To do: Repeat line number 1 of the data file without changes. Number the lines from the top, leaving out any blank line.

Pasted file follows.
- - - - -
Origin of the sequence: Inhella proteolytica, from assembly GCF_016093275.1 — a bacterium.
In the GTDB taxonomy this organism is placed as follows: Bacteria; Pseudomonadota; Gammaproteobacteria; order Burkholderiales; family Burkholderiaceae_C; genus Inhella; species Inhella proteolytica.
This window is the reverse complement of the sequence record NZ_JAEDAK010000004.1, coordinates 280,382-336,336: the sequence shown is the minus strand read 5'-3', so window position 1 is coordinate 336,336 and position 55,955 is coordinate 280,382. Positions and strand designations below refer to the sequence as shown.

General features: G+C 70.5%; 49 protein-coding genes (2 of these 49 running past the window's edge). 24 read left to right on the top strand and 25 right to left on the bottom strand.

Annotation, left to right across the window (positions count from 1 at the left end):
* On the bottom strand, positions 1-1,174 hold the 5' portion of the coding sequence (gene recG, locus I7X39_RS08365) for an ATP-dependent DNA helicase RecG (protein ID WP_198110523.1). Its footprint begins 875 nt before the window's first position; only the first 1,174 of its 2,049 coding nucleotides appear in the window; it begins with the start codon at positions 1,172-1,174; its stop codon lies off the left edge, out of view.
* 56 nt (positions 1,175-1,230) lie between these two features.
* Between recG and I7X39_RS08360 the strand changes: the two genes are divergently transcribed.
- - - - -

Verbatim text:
Origin of the sequence: Inhella proteolytica, from assembly GCF_016093275.1 — a bacterium.